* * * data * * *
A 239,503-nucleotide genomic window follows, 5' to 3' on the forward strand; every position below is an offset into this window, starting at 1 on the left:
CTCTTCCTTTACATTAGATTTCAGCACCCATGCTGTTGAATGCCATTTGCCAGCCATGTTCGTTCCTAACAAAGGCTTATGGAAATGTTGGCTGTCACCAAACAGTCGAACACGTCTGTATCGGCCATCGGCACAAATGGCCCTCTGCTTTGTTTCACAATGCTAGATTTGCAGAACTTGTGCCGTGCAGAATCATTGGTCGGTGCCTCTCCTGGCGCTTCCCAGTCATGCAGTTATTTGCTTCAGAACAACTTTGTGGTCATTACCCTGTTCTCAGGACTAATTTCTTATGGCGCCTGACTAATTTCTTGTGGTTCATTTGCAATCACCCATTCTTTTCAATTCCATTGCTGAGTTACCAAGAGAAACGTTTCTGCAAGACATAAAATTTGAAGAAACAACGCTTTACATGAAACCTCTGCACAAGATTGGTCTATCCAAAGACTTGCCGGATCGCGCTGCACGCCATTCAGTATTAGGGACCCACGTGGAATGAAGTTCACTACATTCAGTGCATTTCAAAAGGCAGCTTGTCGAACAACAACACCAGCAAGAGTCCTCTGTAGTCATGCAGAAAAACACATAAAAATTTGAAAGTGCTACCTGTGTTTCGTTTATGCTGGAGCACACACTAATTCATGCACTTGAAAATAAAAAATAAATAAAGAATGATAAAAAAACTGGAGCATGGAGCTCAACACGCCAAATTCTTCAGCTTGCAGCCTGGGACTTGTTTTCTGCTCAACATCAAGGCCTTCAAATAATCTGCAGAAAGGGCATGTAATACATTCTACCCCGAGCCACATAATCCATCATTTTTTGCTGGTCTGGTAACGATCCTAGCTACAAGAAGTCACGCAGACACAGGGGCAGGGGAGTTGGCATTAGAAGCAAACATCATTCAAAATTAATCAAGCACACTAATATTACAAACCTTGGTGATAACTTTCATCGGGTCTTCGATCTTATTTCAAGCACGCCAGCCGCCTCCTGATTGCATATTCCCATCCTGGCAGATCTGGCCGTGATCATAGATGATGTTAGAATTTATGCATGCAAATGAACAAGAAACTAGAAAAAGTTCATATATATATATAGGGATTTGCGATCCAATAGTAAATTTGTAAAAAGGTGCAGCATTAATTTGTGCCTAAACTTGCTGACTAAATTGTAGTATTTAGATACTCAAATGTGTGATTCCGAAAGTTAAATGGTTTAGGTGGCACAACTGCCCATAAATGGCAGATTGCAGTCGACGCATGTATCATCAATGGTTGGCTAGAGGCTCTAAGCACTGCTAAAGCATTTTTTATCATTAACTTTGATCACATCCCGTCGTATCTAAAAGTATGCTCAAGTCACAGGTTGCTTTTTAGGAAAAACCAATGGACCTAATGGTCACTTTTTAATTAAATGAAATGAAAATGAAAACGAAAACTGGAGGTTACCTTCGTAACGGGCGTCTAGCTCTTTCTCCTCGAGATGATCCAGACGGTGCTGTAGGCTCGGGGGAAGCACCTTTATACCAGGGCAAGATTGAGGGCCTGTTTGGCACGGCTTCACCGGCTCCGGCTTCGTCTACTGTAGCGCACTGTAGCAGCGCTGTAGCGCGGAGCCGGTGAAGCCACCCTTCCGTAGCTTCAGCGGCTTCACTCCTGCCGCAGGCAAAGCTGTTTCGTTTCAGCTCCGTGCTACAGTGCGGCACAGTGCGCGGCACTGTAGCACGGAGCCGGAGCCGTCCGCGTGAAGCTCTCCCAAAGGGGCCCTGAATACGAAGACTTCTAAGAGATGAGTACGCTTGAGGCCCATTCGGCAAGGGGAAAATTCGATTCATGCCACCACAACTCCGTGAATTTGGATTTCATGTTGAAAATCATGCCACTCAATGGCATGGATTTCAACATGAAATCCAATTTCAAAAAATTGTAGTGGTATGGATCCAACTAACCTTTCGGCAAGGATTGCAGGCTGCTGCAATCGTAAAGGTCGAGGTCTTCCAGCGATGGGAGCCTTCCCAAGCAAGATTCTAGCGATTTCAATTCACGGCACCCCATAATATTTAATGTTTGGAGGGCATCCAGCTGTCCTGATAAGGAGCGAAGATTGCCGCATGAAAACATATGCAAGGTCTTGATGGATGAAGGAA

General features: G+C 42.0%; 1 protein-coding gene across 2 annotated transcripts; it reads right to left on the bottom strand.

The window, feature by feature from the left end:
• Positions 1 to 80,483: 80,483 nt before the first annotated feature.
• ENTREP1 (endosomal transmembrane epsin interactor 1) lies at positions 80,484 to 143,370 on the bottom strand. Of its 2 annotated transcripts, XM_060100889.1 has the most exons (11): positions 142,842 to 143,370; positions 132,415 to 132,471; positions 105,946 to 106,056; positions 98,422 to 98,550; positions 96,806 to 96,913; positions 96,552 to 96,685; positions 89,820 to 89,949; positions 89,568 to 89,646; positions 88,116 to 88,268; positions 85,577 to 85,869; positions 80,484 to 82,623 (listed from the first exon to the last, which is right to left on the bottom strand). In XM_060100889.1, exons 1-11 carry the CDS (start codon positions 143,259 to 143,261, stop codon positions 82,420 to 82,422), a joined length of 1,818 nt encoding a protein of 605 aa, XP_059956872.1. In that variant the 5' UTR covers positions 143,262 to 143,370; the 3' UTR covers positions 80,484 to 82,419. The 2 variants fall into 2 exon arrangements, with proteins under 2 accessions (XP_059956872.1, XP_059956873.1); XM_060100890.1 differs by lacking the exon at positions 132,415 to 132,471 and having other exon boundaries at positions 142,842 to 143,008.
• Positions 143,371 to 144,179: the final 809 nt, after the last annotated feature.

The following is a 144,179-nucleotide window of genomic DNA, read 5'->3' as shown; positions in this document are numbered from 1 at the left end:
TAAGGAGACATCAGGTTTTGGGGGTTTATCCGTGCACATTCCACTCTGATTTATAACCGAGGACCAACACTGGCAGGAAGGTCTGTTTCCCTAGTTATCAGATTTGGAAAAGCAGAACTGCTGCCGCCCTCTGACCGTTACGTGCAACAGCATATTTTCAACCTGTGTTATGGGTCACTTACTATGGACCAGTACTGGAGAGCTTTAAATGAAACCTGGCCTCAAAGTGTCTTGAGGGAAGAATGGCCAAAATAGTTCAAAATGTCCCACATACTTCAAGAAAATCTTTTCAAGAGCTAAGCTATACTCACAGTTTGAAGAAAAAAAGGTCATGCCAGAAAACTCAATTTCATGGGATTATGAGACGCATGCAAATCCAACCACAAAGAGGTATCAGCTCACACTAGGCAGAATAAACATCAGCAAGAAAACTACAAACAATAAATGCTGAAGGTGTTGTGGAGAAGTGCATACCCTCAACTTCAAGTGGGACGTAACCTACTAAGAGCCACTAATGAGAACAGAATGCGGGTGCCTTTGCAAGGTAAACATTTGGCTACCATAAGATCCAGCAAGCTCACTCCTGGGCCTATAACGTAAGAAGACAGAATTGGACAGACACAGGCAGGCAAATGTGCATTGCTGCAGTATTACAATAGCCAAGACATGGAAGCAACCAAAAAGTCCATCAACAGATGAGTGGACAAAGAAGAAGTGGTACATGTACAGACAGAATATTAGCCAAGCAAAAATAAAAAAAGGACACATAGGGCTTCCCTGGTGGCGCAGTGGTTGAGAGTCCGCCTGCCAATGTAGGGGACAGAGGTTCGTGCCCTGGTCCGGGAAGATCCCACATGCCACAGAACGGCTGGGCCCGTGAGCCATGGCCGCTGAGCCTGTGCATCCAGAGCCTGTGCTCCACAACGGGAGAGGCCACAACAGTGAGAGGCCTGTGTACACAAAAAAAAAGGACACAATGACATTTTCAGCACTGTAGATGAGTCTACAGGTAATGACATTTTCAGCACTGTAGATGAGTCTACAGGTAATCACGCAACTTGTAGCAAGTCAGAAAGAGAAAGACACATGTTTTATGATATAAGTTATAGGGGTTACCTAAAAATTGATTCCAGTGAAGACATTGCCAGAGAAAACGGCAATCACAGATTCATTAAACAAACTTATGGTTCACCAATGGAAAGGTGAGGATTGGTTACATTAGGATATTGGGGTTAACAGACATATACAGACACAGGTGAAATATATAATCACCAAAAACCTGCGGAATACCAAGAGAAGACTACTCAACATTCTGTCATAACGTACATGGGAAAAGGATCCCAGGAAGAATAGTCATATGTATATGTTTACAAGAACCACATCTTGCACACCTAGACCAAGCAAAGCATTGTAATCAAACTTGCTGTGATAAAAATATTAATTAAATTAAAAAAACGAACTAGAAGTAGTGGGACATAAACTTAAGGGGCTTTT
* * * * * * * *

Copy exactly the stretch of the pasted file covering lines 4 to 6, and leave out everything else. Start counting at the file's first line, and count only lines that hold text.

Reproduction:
The window, feature by feature from the left end:
• Positions 1 to 80,483: 80,483 nt before the first annotated feature.
• ENTREP1 (endosomal transmembrane epsin interactor 1) lies at positions 80,484 to 143,370 on the bottom strand. Of its 2 annotated transcripts, XM_060100889.1 has the most exons (11): positions 142,842 to 143,370; positions 132,415 to 132,471; positions 105,946 to 106,056; positions 98,422 to 98,550; positions 96,806 to 96,913; positions 96,552 to 96,685; positions 89,820 to 89,949; positions 89,568 to 89,646; positions 88,116 to 88,268; positions 85,577 to 85,869; positions 80,484 to 82,623 (listed from the first exon to the last, which is right to left on the bottom strand). In XM_060100889.1, exons 1-11 carry the CDS (start codon positions 143,259 to 143,261, stop codon positions 82,420 to 82,422), a joined length of 1,818 nt encoding a protein of 605 aa, XP_059956872.1. In that variant the 5' UTR covers positions 143,262 to 143,370; the 3' UTR covers positions 80,484 to 82,419. The 2 variants fall into 2 exon arrangements, with proteins under 2 accessions (XP_059956872.1, XP_059956873.1); XM_060100890.1 differs by lacking the exon at positions 132,415 to 132,471 and having other exon boundaries at positions 142,842 to 143,008.